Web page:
Photo by Fernando Medina/NBAE via Getty Images
The Magic dropped an infuriating game to the Mavericks on Friday, 100-98. Despite having control for the better part of the contest, the Magic unraveled in the fourth quarter and missed a couple looks at the buzzer to seal it for the Mavericks.
It seemed for most of the game that the story would be Jameer Nelson’s continued resurgence, as his aggression allowed him to exploit defensive lapses all night. Had the Magic pulled the game out, fans would almost certainly be pointing to a third quarter sequence in which Jameer collected back to back offensive rebounds and finished the play with a driving left-handed layup as the emblematic moment of the contest. Instead, it serves to make clear exactly how much the Magic let slip away.
Through the first half, the Magic looked balanced and assertive,if not exactly spectacular. They worked the ball through Dwight Howard in the post, while J.J. Redick, Ryan Anderson, and Hedo Turkoglu each took a hand spurring small runs. Though the Mavericks answered Orlando’s 12-point run in the first with a reciprocal run in the second, the half saw the Magic leading 55-46 and feeling good.
Orlando’s strong play extended into the second half and Nelson turned a solid effort into an outstanding one with his play in the third. The Mavericks more or less kept pace but through the first three quarters, they looked every bit the team playing on a second consecutive night. Dallas mostly kept pace by hitting just enough mid-range jumpers but despite Dirk Nowitzki’s steady scoring, the team seemed uninspired.
All that changed in the fourth quarter. Hedo Turkoglu began the quarter playing aggressively and effectively, but soon began pressing with his decision-making and committing a series of hard-to-explain turnovers. The rest of the team followed suit and before long, the game was close enough that the Magic were reverting to form and trying to match the frenetic feel of the game with a series of long threes rather than doing the attacking that had put them in command of the game earlier.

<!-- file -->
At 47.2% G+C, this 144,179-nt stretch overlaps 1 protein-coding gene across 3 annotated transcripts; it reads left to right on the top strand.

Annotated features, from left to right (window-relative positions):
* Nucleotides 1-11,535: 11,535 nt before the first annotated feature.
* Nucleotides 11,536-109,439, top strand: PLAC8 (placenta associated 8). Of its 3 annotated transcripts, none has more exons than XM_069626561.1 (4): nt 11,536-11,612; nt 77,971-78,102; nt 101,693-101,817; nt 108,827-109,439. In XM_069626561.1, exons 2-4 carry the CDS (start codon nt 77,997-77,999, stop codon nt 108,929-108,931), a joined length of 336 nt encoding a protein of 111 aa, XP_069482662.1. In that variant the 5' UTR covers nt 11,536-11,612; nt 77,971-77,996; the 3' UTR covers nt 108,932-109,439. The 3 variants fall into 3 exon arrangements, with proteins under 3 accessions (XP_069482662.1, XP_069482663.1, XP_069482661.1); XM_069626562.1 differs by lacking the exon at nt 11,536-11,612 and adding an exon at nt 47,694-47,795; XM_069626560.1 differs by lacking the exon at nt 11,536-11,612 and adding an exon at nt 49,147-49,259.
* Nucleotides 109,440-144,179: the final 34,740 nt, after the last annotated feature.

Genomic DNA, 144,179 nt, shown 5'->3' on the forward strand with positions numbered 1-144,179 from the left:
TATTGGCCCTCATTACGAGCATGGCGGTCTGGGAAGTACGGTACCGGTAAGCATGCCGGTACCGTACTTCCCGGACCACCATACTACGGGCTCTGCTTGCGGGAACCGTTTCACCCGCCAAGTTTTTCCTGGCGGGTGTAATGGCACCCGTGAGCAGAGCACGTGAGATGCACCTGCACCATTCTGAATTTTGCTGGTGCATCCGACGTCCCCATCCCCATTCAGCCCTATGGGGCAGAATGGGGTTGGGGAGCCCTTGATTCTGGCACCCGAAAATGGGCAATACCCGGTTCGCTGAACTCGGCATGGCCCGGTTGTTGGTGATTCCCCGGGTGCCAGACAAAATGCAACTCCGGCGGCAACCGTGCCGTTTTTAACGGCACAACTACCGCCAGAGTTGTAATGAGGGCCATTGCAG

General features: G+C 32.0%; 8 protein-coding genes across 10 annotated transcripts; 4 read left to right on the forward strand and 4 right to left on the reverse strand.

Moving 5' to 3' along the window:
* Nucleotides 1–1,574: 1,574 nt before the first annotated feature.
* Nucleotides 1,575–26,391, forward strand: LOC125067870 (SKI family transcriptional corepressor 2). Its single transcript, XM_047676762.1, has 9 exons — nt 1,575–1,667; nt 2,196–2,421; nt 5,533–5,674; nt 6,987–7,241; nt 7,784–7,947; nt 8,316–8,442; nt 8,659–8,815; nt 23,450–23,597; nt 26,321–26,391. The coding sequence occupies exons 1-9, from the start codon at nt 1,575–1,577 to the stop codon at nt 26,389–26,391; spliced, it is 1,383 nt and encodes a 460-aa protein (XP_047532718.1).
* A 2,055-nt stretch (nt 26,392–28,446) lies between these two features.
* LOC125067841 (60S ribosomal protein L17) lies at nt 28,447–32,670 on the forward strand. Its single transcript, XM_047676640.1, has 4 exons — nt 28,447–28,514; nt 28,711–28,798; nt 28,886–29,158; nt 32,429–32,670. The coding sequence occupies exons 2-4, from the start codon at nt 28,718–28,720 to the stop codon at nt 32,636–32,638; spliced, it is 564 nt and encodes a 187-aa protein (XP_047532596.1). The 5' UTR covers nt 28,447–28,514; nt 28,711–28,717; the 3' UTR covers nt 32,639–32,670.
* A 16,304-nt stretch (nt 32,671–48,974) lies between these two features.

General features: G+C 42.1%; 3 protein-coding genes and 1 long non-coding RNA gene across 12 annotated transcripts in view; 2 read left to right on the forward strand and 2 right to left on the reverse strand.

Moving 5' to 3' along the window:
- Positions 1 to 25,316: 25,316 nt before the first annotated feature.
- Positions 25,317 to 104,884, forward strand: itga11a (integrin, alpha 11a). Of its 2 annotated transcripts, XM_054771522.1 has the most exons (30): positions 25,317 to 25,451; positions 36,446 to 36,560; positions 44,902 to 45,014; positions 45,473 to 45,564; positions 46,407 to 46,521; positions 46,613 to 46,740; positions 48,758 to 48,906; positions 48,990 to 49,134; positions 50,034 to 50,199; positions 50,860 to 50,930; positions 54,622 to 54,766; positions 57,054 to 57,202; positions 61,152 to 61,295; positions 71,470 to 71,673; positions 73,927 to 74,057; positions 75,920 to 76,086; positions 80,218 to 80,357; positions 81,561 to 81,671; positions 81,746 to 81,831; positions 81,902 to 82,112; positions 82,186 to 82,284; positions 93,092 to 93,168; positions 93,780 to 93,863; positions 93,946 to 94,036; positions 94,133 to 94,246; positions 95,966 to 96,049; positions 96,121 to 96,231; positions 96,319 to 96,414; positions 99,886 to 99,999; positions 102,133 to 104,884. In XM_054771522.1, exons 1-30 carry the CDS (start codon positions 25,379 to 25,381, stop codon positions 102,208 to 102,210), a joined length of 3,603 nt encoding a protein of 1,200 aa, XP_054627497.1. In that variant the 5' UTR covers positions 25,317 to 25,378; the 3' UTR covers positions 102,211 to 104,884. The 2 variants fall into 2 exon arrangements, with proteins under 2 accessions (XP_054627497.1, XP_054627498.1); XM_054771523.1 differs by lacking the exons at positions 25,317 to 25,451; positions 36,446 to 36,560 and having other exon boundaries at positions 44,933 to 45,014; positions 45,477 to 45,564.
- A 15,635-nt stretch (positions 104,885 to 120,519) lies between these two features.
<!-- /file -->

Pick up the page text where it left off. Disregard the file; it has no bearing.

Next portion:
Jason Terry spurred the Mavericks comeback and the Magic struggled to hold Nowitzki at bay through the final period. In the end, the Magic seemed unwilling to assert themselves at either end and let the Mavericks make just their second fourth-quarter comeback of the season.
It’s a little difficult to take away a silver lining from this game, as the team seemed to depart from the basketball its fans yearn for and revert to the puzzling passivity that have marked the season’s most frustrating moments. Fans often talk about the Magic’s over-reliance on three-point shooting, but Friday’s performance showed that the problems go much deeper. It’s not the shots themselves so much as the way they’re found and the Magic seemed to relinquish their command of the game while trying to stay afloat with momentum-swinging shots.
MVP (Most Valuable Player)
Jason Terry. Dirk Nowitzki had a strong but fairly quiet scoring night, while Terry’s explosive fourth quarter put the Magic on their heels and knocked them out of their comfort zone.
LVP (Least Valuable Player)
Let’s give this to Hedo Turkoglu, who, despite playing aggressively and intelligently for most of the game, was the poster boy for the Magic’s meltdown, lowlighting the loss with fourth quarter turnovers and lazy shot selection.
While Dwight Howard didn’t visibly dominate the game’s action, he did finish with a commanding 15 rebounds and the Magic’s ability to work through him gave the Mavericks a lot of trouble for most of the game.